I have a ten-year-old dwarf genetic peach in a large oak barrel. I want to relocate it while keeping it in the same container but it’s rooted into the ground. Should I cut off these roots or instead relocate them with the tree?
The simple answer is to cut off the roots that have grown into the ground at the soil line. But I have a couple of concerns.
Ten years is a long time to be in one container. It's probably very root bound, so you're going to need to prune the roots also. If left untouched, the peach will decline and eventually die from strangulation. Hopefully, the oak barrel is still in good shape, as you'll need to remove the peach from the container to prune the roots. I wouldn't be surprised that the barrel is deteriorating: hence, you may need a new container.
Root pruning makes gardeners very anxious, as they're concerned that something negative will happen when pruning the roots. The opposite is usually true, as plants benefit significantly from it. Its most significant benefit is that it allows you to keep a plant in the same size container indefinitely. November through March is the best months to root prune plants.
I'd tip the container over on its side to tug and pull at the fig until it comes free. Next, reduce the root ball's size by removing four to eight inches from the sides and six to ten inches from the bottom. You'll need to use a pruning saw, or you can hack away at the root ball with a shovel.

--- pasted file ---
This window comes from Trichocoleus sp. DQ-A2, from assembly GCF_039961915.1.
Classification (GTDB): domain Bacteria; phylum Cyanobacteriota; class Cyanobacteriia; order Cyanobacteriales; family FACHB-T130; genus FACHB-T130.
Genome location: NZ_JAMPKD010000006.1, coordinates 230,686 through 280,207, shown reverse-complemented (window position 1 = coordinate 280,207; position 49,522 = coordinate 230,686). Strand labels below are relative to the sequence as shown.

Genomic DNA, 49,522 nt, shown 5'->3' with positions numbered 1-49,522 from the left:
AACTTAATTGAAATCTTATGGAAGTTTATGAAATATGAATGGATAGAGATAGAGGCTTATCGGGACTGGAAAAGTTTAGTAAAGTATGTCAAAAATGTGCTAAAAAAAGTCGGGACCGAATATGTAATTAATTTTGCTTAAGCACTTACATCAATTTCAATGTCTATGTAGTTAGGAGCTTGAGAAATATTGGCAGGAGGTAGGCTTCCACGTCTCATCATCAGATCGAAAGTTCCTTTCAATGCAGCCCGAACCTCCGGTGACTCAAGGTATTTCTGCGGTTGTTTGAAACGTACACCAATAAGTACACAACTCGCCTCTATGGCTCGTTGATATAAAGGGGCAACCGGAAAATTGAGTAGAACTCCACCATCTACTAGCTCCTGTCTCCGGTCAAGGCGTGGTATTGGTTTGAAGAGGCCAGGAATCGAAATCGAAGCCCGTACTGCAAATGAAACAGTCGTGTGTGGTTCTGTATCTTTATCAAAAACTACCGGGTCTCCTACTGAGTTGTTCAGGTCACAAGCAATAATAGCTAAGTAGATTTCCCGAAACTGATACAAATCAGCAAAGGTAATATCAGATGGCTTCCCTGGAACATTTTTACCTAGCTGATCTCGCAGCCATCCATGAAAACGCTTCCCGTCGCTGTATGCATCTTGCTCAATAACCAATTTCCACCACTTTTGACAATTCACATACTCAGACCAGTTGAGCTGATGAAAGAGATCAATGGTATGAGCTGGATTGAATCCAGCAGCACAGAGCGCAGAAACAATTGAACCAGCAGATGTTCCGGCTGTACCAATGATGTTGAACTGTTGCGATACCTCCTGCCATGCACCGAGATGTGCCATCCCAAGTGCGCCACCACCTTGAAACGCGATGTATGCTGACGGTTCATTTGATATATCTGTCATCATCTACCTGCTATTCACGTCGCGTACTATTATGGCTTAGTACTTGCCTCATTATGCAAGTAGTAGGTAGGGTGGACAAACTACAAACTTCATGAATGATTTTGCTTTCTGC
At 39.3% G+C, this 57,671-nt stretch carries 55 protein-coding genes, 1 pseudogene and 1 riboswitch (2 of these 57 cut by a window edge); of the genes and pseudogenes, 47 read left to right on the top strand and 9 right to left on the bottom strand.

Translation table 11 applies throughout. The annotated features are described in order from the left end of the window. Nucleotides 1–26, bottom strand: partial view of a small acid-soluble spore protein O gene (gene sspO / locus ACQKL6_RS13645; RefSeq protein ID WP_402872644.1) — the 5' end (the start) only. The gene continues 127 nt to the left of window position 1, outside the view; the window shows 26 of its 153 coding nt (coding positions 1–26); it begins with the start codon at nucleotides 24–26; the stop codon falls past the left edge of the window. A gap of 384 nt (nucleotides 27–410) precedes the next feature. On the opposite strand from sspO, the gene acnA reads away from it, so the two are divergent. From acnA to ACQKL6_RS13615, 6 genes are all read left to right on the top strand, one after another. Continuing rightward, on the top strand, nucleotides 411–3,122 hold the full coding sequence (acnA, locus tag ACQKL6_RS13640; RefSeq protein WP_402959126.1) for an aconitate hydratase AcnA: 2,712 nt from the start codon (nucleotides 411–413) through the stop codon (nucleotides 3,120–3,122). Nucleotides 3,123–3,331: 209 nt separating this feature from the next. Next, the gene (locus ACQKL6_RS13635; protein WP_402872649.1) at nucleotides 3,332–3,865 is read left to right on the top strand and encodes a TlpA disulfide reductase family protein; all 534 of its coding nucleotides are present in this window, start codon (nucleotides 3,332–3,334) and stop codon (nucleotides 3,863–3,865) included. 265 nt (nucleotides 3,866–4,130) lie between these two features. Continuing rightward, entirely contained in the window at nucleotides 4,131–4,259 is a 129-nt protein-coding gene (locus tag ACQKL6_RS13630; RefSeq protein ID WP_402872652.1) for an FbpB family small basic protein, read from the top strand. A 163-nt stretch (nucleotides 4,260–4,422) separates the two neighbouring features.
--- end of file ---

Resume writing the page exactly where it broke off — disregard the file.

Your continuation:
The peach is now replanted in the container, and you add new potting soil to fill in the void. In March, I'd reduce the top growth by a third in this case to compensate for the root loss.
Unfortunately, this will reduce the size of the crop. In the future, root prune every three to four years should keep the yield stable. My second concern is that you're going to need to change your watering frequency this year. Before, the fig was sustaining itself in between watering from the moisture in the ground. Now, all the roots are contained within the barrel, so you'll need to water more frequently. Every day with temperatures over seventy-five degrees should be the norm. And finally, don't forget the nutrients; two applications of Osmocote in March and July should do the trick.
NOTE: Genetic dwarf peaches and nectarines began with the Flory Peach (Note: they're now being called "Natural Dwarfs" - to distance them from current "GMO" concerns.) In the summer of 1939, an United States Army engineer was in northern China. He obtained several peach pits, which he brought to Modesto, California. In the early 1960s, fruit breeder Fred Anderson started making crosses with nectarines as well as did David Armstrong of Armstrong Nurseries. Mr. Anderson's hybrids were developed with Mr. Bob Ludekens of the L. E. Cooke Co. - (source LE Cooke) These trees are slow-growing, reaching a height of six to ten feet. They're more a compact bush than the typical tree. An independent garden center is your best source for these trees.